…and when people are trapped in poverty with no hope, they are easy prey for terrorist organisations to recruit…so what ate the schools doing to help? “More drills and discipline” is the answer according to Nick Gibb. So yet another 19th century solution to 21 st century problems. Wake up educationalists and smell the coffee…the future is here and its not pretty ! So more maths and english on the curriculum is really going to help them to face the problems we are creating on a daily basis. Yes I am angry angry angry. Our education system is letting down millions of young people on a daily basis…giving them no hope! We are truly “reaping the wind of change!”
I have been a teacher for 27 years, a Headteacher for 12 years and, at the age of 51, this much I know about the impact of poverty-inducing cuts upon our children’s education.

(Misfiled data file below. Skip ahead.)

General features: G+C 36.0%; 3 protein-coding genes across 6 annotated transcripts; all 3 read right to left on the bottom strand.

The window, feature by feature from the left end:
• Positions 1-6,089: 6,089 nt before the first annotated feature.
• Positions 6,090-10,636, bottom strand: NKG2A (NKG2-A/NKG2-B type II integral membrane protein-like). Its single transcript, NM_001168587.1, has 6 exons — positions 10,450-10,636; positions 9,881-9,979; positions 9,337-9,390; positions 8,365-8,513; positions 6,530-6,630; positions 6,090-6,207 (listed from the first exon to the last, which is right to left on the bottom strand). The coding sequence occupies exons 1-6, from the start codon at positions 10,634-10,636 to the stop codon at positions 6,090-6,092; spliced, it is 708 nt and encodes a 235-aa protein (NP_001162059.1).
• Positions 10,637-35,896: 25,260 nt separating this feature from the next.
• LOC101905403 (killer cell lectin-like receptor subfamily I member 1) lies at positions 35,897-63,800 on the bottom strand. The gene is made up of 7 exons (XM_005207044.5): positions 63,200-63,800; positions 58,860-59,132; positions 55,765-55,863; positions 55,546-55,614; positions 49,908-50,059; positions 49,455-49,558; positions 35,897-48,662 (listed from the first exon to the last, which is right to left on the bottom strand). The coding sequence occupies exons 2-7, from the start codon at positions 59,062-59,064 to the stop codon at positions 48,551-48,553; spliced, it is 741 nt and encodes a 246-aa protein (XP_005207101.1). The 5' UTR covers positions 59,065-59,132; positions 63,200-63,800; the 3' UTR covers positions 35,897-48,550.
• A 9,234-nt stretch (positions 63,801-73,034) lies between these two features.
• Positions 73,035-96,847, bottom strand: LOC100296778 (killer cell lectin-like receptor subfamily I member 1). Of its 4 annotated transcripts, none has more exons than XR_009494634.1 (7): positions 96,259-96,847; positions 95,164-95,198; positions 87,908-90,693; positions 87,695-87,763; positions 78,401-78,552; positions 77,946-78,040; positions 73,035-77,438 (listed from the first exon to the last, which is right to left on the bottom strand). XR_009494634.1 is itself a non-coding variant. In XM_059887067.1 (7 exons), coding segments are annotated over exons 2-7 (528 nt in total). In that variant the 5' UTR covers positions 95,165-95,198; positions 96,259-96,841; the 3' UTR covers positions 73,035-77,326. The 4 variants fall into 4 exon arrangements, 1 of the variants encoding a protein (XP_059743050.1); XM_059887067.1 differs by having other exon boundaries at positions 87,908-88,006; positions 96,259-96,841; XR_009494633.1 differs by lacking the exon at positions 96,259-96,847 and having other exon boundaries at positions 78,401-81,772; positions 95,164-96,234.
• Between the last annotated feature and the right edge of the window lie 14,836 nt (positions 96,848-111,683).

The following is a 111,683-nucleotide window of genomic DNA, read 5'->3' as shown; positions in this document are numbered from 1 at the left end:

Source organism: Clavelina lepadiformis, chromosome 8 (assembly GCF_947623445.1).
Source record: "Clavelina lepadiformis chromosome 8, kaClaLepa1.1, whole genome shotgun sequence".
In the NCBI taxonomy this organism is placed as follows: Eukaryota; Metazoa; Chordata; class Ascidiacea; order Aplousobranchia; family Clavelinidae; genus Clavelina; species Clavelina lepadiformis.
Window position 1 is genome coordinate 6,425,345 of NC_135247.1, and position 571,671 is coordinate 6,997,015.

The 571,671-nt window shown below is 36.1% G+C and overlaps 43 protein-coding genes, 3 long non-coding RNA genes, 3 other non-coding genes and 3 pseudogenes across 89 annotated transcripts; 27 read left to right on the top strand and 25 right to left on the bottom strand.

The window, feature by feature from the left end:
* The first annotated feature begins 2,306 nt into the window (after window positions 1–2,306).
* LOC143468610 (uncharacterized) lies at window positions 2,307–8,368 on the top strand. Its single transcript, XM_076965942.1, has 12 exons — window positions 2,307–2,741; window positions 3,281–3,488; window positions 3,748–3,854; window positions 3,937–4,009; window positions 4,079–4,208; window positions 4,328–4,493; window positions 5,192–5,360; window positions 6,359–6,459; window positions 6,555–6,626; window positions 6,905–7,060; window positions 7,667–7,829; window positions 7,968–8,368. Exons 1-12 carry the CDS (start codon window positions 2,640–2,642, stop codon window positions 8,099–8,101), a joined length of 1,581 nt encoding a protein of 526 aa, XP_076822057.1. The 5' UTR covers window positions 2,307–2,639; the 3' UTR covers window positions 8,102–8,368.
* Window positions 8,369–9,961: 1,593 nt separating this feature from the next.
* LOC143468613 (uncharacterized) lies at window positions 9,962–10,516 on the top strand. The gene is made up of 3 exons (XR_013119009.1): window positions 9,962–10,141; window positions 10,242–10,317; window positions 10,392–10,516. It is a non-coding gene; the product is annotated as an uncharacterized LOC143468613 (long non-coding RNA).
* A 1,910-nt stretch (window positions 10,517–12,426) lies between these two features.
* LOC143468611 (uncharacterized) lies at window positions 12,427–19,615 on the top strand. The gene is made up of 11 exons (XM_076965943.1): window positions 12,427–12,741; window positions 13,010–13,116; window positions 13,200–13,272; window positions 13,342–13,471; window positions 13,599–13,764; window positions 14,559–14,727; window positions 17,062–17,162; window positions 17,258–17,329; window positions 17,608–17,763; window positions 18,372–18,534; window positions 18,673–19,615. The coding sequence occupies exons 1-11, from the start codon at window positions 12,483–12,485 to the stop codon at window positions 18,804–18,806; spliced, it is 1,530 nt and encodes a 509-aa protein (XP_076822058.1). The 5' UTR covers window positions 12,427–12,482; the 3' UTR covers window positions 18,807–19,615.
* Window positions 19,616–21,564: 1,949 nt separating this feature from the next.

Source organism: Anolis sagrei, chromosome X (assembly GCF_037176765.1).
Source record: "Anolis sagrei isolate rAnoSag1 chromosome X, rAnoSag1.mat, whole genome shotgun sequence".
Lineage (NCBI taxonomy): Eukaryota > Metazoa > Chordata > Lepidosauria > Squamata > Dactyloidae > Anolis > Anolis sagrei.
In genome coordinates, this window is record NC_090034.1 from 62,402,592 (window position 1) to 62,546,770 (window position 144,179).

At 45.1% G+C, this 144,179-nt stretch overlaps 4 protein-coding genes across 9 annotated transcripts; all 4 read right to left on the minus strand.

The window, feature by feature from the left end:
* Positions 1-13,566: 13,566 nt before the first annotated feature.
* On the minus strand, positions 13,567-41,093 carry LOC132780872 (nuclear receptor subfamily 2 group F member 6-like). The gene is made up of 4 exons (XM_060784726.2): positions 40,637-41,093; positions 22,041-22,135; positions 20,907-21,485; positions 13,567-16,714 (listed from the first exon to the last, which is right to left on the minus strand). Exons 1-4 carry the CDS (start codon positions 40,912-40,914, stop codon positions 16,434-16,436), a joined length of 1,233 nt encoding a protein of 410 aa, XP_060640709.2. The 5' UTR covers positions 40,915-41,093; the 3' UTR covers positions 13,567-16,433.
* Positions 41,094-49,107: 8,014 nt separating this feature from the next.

You’d expect the Guardian to knock on about the working poor (last December it even published my letter on the subject). But when the Daily Telegraph includes a feature by Maria Roberts entitled, Working poor: What it’s like when you have a job– but can’t pay the bills you know we have a problem.
York is a city which exemplifies the country’s growing inequality. Four out of five households in York have an average household income above the national median figure whilst the other 20% of households drop off the proverbial cliff and are significantly below the poverty line. The City launched a Stamp Out Poverty campaign in 2012, but that has lost momentum…
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